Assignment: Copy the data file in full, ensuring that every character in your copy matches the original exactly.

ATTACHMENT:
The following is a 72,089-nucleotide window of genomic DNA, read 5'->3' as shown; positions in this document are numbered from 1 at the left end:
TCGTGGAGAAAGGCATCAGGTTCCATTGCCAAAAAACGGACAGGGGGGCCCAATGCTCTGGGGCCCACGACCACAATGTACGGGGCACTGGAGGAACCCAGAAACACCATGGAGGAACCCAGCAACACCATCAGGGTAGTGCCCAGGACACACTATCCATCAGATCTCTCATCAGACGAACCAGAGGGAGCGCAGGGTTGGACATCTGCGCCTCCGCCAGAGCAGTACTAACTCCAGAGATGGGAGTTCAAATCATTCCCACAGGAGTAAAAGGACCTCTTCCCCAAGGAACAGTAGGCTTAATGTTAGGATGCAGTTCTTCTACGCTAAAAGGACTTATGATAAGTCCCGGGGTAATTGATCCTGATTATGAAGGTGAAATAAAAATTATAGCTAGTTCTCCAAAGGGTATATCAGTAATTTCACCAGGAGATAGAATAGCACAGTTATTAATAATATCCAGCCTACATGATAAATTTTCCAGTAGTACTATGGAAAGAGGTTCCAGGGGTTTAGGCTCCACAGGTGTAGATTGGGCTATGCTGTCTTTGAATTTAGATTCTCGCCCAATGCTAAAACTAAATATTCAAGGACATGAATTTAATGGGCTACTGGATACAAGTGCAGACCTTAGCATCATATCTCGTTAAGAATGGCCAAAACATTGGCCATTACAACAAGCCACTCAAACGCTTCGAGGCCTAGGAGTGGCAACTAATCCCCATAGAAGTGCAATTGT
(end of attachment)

The following is a 72,089-nucleotide window of genomic DNA, read 5'->3' as shown; positions in this document are numbered from 1 at the left end:
TCGTGGAGAAAGGCATCAGGTTCCATTGCCAAAAAACGGACAGGGGGGCCCAATGCTCTGGGGCCCACGACCACAATGTACGGGGCACTGGAGGAACCCAGAAACACCATGGAGGAACCCAGCAACACCATCAGGGTAGTGCCCAGGACACACTATCCATCAGATCTCTCATCAGACGAACCAGAGGGAGCGCAGGGTTGGACATCTGCGCCTCCGCCAGAGCAGTACTAACTCCAGAGATGGGAGTTCAAATCATTCCCACAGGAGTAAAAGGACCTCTTCCCCAAGGAACAGTAGGCTTAATGTTAGGATGCAGTTCTTCTACGCTAAAAGGACTTATGATAAGTCCCGGGGTAATTGATCCTGATTATGAAGGTGAAATAAAAATTATAGCTAGTTCTCCAAAGGGTATATCAGTAATTTCACCAGGAGATAGAATAGCACAGTTATTAATAATATCCAGCCTACATGATAAATTTTCCAGTAGTACTATGGAAAGAGGTTCCAGGGGTTTAGGCTCCACAGGTGTAGATTGGGCTATGCTGTCTTTGAATTTAGATTCTCGCCCAATGCTAAAACTAAATATTCAAGGACATGAATTTAATGGGCTACTGGATACAAGTGCAGACCTTAGCATCATATCTCGTTAAGAATGGCCAAAACATTGGCCATTACAACAAGCCACTCAAACGCTTCGAGGCCTAGGAGTGGCAACTAATCCCCATAGAAGTGCAATTGT